As the day of the EU referendum approaches, the debate on potential consequences of a victory by the Leave camp for Britain and its business community intensifies. The debate however seems to focus mainly on the mid- to long-term effects of a British withdrawal from the EU. The more immediate impact of a vote in favour of Brexit on the role and influence of the British in the EU legislative process is largely ignored, and wrongly so.
The heads of government of the other Member States have already indicated their determination to play hardball should the UK decide to leave. It can therefore be safely assumed that the British government’s voice will hardly be taken into consideration on any of the pending legislative files of relevance.
But what about the 73 British Members of the European Parliament (MEPs)? Not a few parliamentarians from other EU Member States would like to see their British colleagues removed from the institution with immediate effect. There is of course no precedence on how to deal with such a situation, but a more likely scenario is that British MEPs will stay until the entry into force of a withdrawal agreement, likely to be 1st July 2018.
British MEPs chairing parliamentary committees or being spokespersons or whips for their political groups in key parliamentary committees will almost certainly be forced to give up these positions of influence.
Will they still have any meaningful impact on the outcomes of the legislative process? Probably not. British MEPs will of course still be able to vote for as long as they have a seat in the European Parliament. However, it is highly likely that they will be side-lined by their peers when it comes to working and negotiating on the substance of legislative proposals: British MEPs chairing parliamentary committees or being spokespersons or whips for their political groups in key parliamentary committees will almost certainly be forced to give up these positions of influence. Those who have been formally mandated with steering important pieces of legislation through the Parliament will probably be taken off the files in the weeks following the referendum.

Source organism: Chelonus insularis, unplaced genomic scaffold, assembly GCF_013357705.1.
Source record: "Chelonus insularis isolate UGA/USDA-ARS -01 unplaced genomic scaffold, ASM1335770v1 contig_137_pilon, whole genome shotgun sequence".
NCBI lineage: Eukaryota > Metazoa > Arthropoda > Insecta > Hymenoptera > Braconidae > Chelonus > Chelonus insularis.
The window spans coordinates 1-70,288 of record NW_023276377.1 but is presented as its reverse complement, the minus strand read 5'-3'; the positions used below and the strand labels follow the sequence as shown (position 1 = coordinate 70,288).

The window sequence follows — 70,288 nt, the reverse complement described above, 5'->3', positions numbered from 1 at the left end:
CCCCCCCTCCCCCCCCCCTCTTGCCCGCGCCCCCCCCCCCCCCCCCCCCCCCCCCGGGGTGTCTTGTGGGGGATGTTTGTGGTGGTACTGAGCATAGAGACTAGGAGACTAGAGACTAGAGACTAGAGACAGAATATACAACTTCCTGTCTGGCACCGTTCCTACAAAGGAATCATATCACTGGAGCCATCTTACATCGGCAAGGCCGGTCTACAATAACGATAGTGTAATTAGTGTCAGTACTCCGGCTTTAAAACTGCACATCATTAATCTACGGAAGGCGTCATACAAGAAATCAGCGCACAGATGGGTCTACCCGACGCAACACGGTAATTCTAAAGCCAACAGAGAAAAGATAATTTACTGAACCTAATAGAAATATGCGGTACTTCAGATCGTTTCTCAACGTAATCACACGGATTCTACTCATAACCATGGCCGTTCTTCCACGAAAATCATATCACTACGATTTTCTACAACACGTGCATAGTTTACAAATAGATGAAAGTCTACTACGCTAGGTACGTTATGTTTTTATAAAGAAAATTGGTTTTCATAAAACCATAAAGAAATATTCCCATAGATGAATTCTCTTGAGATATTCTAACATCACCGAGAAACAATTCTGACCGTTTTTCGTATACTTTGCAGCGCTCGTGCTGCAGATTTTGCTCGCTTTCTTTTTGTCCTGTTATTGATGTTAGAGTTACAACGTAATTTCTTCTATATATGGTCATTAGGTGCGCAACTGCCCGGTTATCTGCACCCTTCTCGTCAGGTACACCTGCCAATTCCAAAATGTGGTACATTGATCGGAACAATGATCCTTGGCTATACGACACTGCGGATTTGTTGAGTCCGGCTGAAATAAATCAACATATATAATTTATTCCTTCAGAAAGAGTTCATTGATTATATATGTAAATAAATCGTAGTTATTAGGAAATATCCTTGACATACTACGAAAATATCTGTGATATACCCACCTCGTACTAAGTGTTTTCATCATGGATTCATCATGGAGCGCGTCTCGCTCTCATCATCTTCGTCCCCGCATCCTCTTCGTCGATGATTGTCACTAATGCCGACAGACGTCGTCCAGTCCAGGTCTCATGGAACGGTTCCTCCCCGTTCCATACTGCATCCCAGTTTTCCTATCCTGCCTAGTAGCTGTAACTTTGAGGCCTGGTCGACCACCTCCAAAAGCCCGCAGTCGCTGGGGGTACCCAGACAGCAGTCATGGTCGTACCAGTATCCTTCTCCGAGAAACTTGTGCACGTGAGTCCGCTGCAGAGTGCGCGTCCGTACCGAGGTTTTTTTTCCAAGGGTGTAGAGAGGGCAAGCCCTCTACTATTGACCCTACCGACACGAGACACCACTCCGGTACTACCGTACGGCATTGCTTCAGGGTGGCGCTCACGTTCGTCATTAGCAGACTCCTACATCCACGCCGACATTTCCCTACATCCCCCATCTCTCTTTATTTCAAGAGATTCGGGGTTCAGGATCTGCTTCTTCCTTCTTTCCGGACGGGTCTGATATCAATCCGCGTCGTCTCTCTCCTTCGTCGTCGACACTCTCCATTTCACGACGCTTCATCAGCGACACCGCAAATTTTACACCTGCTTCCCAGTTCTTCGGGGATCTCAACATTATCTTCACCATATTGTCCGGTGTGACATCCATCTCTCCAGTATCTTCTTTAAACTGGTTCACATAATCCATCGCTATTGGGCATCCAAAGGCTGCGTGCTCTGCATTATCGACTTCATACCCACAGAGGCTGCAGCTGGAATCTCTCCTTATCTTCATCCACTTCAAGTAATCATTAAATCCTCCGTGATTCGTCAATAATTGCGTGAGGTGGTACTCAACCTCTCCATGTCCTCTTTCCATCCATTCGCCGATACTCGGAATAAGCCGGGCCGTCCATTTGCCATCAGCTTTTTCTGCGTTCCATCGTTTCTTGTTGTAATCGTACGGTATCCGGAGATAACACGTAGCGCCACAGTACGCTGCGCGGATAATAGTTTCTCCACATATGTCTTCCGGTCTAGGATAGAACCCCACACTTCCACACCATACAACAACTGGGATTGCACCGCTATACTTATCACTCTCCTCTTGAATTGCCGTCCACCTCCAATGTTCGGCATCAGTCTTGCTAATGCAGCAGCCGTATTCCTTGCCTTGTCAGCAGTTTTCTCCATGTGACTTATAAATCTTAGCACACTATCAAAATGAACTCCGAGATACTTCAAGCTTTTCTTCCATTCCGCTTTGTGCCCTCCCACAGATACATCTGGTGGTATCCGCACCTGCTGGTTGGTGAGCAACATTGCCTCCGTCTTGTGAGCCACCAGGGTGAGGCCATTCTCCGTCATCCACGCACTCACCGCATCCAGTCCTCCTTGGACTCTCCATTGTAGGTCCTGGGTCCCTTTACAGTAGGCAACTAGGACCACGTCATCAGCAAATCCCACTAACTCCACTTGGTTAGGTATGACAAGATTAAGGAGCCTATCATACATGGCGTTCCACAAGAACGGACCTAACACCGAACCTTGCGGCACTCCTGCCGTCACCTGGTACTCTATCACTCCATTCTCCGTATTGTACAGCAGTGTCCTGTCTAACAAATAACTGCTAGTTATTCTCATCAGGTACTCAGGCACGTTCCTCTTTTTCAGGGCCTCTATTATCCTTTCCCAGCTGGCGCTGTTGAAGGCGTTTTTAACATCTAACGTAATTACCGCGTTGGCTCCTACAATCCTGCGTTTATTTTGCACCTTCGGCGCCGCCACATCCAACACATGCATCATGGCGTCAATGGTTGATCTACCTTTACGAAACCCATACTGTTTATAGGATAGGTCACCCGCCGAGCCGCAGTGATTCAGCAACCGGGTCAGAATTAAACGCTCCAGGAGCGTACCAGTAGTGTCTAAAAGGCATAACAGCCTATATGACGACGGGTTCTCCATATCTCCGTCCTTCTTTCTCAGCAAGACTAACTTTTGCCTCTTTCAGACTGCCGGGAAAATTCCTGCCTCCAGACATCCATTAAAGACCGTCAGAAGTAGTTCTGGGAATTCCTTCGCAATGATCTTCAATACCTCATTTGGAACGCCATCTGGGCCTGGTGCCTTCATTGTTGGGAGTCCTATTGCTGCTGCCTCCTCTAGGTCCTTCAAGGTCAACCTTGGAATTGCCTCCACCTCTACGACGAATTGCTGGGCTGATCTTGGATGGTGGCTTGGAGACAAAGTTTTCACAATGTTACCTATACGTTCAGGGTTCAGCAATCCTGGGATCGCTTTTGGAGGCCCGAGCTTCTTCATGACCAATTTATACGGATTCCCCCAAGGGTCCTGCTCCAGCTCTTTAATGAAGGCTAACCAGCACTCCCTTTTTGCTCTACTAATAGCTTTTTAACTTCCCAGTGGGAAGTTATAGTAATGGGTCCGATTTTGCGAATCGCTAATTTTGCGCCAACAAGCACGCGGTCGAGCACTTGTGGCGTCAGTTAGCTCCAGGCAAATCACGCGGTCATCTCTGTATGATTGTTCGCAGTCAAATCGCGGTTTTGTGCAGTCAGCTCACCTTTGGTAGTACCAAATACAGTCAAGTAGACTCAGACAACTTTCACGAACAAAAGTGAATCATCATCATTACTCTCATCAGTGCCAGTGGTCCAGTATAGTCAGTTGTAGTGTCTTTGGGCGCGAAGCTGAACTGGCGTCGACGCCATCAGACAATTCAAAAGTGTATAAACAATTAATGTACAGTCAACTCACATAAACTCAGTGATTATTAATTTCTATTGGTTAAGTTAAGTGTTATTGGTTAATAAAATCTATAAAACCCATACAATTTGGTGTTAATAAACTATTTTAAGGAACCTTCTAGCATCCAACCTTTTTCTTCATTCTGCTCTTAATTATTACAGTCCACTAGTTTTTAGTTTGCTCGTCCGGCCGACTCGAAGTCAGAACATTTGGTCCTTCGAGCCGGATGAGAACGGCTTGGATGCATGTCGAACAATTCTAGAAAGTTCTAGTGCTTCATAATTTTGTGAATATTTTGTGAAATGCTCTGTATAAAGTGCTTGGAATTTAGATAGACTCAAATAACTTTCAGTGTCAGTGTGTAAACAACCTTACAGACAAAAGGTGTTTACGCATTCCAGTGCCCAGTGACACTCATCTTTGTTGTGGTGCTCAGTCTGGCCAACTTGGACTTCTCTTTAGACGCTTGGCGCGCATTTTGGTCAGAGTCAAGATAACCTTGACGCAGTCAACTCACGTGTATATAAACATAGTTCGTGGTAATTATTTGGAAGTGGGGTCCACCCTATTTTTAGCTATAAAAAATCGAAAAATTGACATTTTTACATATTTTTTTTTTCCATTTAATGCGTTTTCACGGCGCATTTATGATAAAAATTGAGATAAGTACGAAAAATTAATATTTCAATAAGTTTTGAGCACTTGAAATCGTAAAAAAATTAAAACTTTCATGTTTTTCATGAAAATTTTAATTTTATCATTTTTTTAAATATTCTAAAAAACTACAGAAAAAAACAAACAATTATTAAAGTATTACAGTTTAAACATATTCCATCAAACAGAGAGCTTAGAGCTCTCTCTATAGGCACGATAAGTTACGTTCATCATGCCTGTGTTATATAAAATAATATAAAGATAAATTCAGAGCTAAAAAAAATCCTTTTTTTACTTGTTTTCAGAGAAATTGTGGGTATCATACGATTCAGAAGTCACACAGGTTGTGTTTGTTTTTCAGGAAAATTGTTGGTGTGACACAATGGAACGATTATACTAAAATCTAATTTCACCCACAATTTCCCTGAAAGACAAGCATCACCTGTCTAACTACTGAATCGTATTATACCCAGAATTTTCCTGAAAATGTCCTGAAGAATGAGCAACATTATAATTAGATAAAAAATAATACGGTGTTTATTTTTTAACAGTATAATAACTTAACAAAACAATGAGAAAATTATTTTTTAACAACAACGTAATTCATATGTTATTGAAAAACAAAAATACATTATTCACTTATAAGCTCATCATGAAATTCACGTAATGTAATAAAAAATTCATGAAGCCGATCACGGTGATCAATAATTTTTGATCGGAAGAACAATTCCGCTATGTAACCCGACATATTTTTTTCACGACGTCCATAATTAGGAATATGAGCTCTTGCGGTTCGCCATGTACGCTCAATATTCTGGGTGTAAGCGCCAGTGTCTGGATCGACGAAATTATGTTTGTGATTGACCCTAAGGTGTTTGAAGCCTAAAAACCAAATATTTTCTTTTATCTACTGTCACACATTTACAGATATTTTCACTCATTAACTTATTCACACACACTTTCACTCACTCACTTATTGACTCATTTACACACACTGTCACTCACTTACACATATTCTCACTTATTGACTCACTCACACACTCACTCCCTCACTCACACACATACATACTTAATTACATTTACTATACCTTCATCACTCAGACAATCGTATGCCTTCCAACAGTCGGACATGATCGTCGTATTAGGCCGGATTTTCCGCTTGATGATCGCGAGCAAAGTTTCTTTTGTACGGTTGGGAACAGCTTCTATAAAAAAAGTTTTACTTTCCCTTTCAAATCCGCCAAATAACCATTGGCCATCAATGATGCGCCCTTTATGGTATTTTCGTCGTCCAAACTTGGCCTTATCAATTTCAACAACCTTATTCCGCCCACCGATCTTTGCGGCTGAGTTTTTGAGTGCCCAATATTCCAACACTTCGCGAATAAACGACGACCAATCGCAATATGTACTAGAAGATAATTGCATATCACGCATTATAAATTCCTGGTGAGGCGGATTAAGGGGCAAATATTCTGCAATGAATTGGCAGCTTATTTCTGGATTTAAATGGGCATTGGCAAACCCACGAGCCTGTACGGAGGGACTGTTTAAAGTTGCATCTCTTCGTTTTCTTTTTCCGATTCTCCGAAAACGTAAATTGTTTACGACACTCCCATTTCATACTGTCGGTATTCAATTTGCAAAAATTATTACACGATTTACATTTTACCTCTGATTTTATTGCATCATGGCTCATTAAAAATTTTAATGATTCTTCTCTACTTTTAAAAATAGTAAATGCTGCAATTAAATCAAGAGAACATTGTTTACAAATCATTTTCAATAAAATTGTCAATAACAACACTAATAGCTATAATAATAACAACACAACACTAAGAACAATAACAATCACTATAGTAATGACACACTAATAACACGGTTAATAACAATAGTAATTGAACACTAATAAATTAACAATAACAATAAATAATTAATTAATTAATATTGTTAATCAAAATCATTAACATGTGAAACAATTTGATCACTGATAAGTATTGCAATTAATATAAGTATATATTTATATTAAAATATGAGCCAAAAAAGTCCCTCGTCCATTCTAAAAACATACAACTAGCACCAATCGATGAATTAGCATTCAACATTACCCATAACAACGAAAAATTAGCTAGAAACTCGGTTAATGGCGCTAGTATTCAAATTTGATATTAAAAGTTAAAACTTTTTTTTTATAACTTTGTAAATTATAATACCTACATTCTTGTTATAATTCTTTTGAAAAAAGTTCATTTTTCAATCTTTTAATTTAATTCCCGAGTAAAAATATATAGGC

The situation might be different for Tory MEPs who are the leading national delegation within the political group of the European Conservatives and Reformists (ECR). However, their leadership will also not be free from challenges as the calls for the resignation of Tory leader Syed Kamall from the chairmanship of the ECR Group after he had come out in favour of a Brexit have demonstrated. It would indeed be a surprise if Tory MEP Vicky Ford would be able to maintain her position as chairwoman of the Internal Market & Consumers Committee, one of the most important and influential parliamentary committees.
But why should the British business community care? After all Cameron announced just this past weekend that the UK would also leave the Single Market in case of a Brexit.
It should care, because no matter what the post-Brexit model for the relationship between the UK and the EU will be, rules made in Brussels will need to be followed to British businesses if they want to continue to sell their products and services in the EU, with 44% of exports by far the UK’s biggest trading partner.
Being basically deprived overnight of any lever of influence on files which will have a significant impact on the future of the business environment in the EU and beyond, such as the various legislative proposals under the Digital Single Market initiative for example, should be a daunting thought for any business with a significant stake in the EU market.
If the Leave camp wins, do not count on having time to adapt to the new playing field. With a government isolated by its European peers and a Parliament full of British lame ducks, the cut off will come quicker than expected. UK businesses, therefore, better find alternative channels to make their voice heard in Europe’s regulatory capital quickly.